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The Kagan hearings: Drama at the staff level is unseen but intense

By Mary Ann Akers
Washington Post Staff Writer
Monday, June 28, 2010; A13

When Elena Kagan's Supreme Court nomination showdown kicks off Monday in the Senate Judiciary Committee, the ritualistic partisan jousting will begin. But on the sidelines, away from the cameras, a more intense match will play out between the top Democratic and Republican staffers on the panel.

Bruce Cohen, 60, is a feisty and earnest old pro who has been the top Democratic aide on the Judiciary Committee for well over a decade. His counterpart, Brian Benczkowski, 40, is a rookie, at least on this side of the dais.

Benczkowski (pronounced: bench-KOW-skee) joined the committee last year after serving as chief of staff to then-Attorney General Michael Mukasey. Benczkowski had previously been head of legislative affairs at the Department of Justice in the George W. Bush administration. While there, he prepped scores of GOP judicial nominees to answer questions before the Judiciary panel.

Now he's helping to prepare senators -- namely Sen. Jeff Sessions of Alabama, the No. 1 Republican on the panel -- to ask the tough questions.

Bench, as he's known to friends, acknowledges that Supreme Court nomination hearings largely have become scripted political theater. But still, he says, there could be a surprise or two in store that "get to the point that is of concern to Republicans, that [Kagan has] been a political lawyer and is she going to carry that political lawyering onto the court."

"We've turned over every stone we could possibly turn over," Benczkowski says. "We've covered just about every corner of her record that we could get our hands on."

Bench and his team have filled the GOP arsenal with memos and e-mails from Kagan's days in the Clinton White House and as a clerk to Supreme Court Justice Thurgood Marshall, on issues that include gun rights, partial-birth abortion and state-funded elective abortions for prisoners.

Kagan's is the second Supreme Court nomination on which Benczkowski is point man, and Cohen's seventh. Not only does Cohen have more raw experience promoting and fighting nominees to the high court, he has a fire in the belly few can match, allies and old adversaries say.

"It can be a grind for the top staffer for the Republicans on the Judiciary Committee to, day after day, go up against one of the most determined staffers on Capitol Hill," says Manus Cooney, the former top Republican aide on Judiciary who sparred, albeit congenially, with Cohen. "Bruce brings a litigator's doggedness to his work. You have to respect his abilities, raw brainpower and tenacity."

Cohen also has the unique perspective of someone who has worked on both sides of the aisle; he worked for Sen. Arlen Specter of Pennsylvania in 1981 and 1982 when Specter was a Republican.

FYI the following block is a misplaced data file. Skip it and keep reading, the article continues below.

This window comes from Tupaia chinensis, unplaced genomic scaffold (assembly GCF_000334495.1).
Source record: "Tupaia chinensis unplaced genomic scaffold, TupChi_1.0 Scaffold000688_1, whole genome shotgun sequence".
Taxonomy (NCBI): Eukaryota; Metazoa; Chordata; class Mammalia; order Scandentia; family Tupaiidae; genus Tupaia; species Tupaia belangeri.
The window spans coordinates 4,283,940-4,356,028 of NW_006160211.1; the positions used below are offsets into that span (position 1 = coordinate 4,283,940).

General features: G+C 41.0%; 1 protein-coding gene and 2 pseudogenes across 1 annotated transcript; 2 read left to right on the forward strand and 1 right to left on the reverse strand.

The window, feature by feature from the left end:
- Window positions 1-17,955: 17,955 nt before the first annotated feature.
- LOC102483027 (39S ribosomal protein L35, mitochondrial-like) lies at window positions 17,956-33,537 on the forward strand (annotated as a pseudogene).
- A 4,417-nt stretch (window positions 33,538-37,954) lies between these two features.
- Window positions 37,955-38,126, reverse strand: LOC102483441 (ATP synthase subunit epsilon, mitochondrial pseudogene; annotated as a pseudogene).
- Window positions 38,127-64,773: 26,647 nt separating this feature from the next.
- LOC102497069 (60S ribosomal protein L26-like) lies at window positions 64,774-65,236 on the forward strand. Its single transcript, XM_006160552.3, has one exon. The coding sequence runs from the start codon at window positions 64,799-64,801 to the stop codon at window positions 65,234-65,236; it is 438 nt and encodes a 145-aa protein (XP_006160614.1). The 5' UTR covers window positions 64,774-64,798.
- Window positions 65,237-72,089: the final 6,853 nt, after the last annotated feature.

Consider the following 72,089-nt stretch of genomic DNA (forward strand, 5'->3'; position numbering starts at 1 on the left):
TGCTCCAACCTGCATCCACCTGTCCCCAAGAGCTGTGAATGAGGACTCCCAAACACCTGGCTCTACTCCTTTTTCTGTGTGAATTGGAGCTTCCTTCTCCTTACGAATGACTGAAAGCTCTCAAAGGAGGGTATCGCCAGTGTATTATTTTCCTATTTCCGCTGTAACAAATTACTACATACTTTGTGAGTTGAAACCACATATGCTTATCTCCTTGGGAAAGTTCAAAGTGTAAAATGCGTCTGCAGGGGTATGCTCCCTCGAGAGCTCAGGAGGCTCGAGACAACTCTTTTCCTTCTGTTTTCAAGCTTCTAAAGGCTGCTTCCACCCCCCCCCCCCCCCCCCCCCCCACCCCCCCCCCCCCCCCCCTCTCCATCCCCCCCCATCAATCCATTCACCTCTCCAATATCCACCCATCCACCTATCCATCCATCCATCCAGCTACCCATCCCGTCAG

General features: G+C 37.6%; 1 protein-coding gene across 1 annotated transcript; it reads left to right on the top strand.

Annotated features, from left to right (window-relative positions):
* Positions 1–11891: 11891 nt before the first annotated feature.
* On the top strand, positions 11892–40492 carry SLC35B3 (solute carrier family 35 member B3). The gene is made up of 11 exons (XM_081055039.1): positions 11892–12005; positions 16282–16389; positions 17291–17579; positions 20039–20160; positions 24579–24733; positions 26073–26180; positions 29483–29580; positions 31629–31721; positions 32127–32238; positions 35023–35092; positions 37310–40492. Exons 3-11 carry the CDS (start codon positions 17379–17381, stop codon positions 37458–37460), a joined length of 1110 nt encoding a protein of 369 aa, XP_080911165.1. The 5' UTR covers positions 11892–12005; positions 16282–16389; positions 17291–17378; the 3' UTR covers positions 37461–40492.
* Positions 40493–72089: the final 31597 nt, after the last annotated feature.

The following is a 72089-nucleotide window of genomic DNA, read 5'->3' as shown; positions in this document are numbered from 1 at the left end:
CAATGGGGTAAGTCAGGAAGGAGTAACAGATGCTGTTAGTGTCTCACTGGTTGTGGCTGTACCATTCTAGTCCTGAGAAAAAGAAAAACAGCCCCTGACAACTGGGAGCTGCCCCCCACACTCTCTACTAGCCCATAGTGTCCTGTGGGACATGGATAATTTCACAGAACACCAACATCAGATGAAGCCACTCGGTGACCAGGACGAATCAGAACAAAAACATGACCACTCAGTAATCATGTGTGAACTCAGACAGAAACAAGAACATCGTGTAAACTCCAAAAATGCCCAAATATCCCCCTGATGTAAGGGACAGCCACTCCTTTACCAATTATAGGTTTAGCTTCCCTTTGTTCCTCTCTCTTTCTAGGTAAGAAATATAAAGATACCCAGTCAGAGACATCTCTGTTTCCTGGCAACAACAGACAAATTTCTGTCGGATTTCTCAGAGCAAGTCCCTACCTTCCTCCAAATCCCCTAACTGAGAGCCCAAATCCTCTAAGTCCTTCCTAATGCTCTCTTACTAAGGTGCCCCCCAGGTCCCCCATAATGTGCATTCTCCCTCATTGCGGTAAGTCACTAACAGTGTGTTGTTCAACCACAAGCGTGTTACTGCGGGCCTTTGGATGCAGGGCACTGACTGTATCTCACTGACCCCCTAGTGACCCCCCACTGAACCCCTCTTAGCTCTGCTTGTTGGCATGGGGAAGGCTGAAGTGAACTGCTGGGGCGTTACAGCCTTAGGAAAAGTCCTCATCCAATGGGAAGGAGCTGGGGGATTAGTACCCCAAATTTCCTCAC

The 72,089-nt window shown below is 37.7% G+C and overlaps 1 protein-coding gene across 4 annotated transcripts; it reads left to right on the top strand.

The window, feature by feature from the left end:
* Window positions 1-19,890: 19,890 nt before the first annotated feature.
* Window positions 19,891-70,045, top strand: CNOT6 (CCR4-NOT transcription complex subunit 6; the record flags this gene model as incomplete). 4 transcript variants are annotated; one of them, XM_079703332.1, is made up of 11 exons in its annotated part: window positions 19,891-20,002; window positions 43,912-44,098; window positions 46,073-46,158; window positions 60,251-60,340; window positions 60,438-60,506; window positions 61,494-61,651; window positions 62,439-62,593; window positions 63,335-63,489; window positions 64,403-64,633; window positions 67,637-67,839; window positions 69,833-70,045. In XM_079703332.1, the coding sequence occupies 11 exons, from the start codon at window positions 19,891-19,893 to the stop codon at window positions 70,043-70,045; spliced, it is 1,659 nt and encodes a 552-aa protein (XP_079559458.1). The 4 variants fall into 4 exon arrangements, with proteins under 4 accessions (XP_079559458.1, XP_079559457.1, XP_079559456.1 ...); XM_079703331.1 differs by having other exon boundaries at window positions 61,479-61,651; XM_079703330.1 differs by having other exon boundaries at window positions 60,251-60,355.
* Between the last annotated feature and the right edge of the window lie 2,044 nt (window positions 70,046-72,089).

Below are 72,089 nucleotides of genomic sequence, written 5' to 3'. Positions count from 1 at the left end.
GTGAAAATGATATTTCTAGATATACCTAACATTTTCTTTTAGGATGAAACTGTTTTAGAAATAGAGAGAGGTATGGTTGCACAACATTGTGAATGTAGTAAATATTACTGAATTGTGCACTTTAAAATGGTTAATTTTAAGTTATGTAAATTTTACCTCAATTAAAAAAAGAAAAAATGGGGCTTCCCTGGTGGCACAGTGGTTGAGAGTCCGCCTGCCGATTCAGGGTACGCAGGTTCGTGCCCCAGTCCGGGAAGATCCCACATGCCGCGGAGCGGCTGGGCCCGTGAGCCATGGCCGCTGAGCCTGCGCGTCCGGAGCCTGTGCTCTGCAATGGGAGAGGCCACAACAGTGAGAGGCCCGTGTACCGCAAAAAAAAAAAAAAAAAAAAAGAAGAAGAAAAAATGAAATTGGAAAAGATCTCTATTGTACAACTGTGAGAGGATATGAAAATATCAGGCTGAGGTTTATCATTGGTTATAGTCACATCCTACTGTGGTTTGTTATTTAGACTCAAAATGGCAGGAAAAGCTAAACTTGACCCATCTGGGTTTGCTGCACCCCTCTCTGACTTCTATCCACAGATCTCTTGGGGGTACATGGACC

Describing himself as "just staff," "too busy" and "not into self-promotion," Cohen declined to be interviewed. Senate Judiciary Chairman Patrick Leahy (D-Vt.) praised his longtime counsel as an "extraordinary talent" and said, "As a lawyer, I would treasure being in a law office with someone this good."

Mukasey, who handpicked Benczkowski to be his chief of staff during the last 14 months of the Bush administration, says if anyone can go head-to-head with Cohen, it's Benczkowski.

"It's kind of like asking whether the master bullfighter can deal with that mean-looking bull. Usually it's the bull that gets the worst of it," Mukasey said. (He did not specify who is the bull and who is the bullfighter in this analogy.)

Mukasey, a former federal judge who practices corporate litigation in New York, describes Benczkowski as measured and someone who "can see around corners." (A big part of Benczkowski's job at DOJ was helping Mukasey mend the agency's beleaguered reputation with Congress after the U.S. attorneys firing scandal and former attorney general Alberto Gonzales's abysmal performance testifying before Judiciary.)

Benczkowski's diplomatic, solution-oriented style stands in sharp contrast to that of the panel's chief GOP counsel, William Smith, who last year wrote a blog post equating gay marriage with pedophilia. Smith has not played a leading role in preparing for the Kagan hearings, which may be dominated by discussion of Kagan's decision while dean of Harvard Law School not to sponsor military recruiters for a brief period because the school's anti-discrimination policy conflicted with the military's "don't ask, don't tell" policy for gay service members.

Instead, the panel's deputy chief of staff, Matt Miner, a former federal prosecutor in Montgomery, Ala., has assisted Benczkowski more closely in the Kagan nomination process.

Perhaps the second-biggest Democratic player behind the scenes on the Senate Judiciary Committee is Ed Pagano, a longtime aide and confidant to Leahy. Pagano, who at 6 feet, 8 inches tall is only 5 inches taller than the senator, went to the University of Vermont with Leahy's son in the 1980s. (Pagano played center on Vermont's basketball team.) Pagano has also served as Leahy's senior counsel on the Judiciary Committee.

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